Supporting With Hope- Community Resources

By fcrnew
4 min read

Recently our agency went to tour other agencies in the community to learn about resources available for those in need. As a family resource center, we refer to many community organizations as a network of support. We wanted to get a feel and insight to what happens after we refer our clients to these organizations. One of the agencies we visited that has left an imprint in my mind was Paul’s Pantry.

As an Early Childhood Consultant working mainly with childcare providers, I’m not as connected with what’s available in the community and the referral side of things. I was unaware how our agency is so connected to the community and how much we help those in need. As a referral agency we refer out to anything the client may need assistance with. One of a number of resources we refer clients, who are in need, to is to Paul’s pantry.

Paul’s Pantry was started as a result of a need to care for hungry people in the community who are unable to purchase enough food for their family as a result of their meager or no incomes. Paul’s Pantry is more than just an emergency food pantry. Its goal is to provide a family with enough food every week, for as long as needed, so that they may use their food dollars for shelter, utilities and other necessities to avoid becoming homeless.

The pantry receives no federal, state or local tax revenue it relies entirely on the community, a three way partnership made up of volunteers, food suppliers, and donors. Paul’s Pantry has a volunteer board of directors, overseeing its operation. The pantry was founded in 1984 by the late Leo Frigo.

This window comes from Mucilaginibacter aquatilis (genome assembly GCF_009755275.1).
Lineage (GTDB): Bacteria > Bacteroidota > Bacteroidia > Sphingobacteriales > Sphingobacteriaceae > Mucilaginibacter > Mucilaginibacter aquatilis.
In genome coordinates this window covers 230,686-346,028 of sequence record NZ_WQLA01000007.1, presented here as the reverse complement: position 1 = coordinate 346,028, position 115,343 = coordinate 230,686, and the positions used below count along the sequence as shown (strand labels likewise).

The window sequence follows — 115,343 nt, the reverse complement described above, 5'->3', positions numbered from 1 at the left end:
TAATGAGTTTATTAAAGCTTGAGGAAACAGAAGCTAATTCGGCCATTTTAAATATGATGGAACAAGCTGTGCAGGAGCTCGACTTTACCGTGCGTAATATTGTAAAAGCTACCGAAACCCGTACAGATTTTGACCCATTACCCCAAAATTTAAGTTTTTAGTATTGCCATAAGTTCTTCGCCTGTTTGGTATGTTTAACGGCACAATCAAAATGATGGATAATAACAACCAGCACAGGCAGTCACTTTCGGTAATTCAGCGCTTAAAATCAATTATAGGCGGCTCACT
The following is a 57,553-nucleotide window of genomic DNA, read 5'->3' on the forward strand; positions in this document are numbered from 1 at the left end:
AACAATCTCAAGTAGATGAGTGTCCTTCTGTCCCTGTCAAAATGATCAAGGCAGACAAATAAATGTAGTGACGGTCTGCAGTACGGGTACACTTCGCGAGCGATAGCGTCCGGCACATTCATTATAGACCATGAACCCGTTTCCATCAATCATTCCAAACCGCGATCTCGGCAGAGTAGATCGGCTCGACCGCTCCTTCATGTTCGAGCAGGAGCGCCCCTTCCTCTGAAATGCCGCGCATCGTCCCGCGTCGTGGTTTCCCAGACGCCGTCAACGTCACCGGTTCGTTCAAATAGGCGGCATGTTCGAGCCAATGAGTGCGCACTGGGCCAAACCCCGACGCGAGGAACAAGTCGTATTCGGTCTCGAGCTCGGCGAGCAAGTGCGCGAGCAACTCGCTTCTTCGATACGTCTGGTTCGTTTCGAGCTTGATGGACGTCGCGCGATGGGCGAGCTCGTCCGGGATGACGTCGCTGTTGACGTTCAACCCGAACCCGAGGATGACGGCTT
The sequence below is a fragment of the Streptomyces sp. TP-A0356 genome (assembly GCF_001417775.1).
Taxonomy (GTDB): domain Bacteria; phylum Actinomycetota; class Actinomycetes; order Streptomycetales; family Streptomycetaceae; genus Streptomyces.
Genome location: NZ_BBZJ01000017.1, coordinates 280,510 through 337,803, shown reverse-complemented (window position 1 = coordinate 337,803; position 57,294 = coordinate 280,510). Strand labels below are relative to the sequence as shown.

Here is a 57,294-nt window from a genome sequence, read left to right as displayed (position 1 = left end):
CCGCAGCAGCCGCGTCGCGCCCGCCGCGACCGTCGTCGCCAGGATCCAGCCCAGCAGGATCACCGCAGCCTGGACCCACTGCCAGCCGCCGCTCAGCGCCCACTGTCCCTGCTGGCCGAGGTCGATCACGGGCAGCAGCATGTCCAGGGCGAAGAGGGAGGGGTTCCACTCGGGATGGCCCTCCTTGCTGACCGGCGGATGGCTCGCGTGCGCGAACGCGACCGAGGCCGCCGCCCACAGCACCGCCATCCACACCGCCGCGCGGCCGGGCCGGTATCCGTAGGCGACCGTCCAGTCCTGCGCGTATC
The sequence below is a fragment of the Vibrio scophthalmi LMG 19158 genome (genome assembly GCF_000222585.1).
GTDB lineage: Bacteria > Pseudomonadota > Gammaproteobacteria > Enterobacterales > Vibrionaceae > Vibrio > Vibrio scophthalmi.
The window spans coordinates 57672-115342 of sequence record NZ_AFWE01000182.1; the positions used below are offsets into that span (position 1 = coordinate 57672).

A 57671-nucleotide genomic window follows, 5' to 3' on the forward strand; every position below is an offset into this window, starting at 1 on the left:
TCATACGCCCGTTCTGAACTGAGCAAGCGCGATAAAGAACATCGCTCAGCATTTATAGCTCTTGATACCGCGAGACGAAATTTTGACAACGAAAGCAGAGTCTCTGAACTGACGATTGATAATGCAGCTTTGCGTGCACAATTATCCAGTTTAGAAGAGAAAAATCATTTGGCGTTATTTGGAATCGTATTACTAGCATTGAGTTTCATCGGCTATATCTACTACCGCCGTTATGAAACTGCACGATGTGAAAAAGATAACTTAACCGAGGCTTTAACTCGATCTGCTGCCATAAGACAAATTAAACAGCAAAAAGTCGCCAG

I moved to the green bay area so I was unaware who Leo Frigo was and how much an impact he had been on the community. Leo Frigo devoted his life to helping others. After he retired as the President of Frigo Cheese, he took it upon himself to start a food pantry in Green Bay.

Leo realized that the amount of food being thrown away by business was shameful and that the unsaleable but edible food could be used to benefit the needy in our local community. He visited all the local grocery stores begging for their surplus unsaleable food, even going as far as jumping into the dumpsters to retrieve food when it was denied.

Leo Frigo obtained the space in a corner of the former St. Vincent de Paul store on Webster Court, (now renamed Leo Frigo Way), Leo organized meetings of volunteers through the churches of all denominations. They have come together in rescuing over 5 million pounds of food from the marketplace each year, all inedible food is given to local livestock farmers, nothing is wasted.

“Waste not, want not,” is the philosophy at Paul’s Pantry.

This philosophy is also part of their distribution. Everyone is allowed to shop for his or her own groceries. People are not just given food they don’t like, but are allowed to choose, and take only what they will use. Again, nothing is wasted.

This also ties in with the most important component of Paul’s Pantry. To restore the hope, pride and dignity of those they serve. While this is done first by allowing a person to shop for his or her own groceries, it is also done by giving an individual the option of volunteering. Paul’s Pantry’s recipients have become valued members of our local community. Leo Frigo has truly made an impact in our community.

When we visited Paul’s pantry we learned the history, how the food is distributed, sorted, and the intake system of clients. All of this is done by volunteers. I was truly amazed how our community comes together to help one another out. I couldn’t believe the amount of volunteering that was going on from all different age ranges. I truly am proud to live in a community that comes together and appreciate everything our community does.


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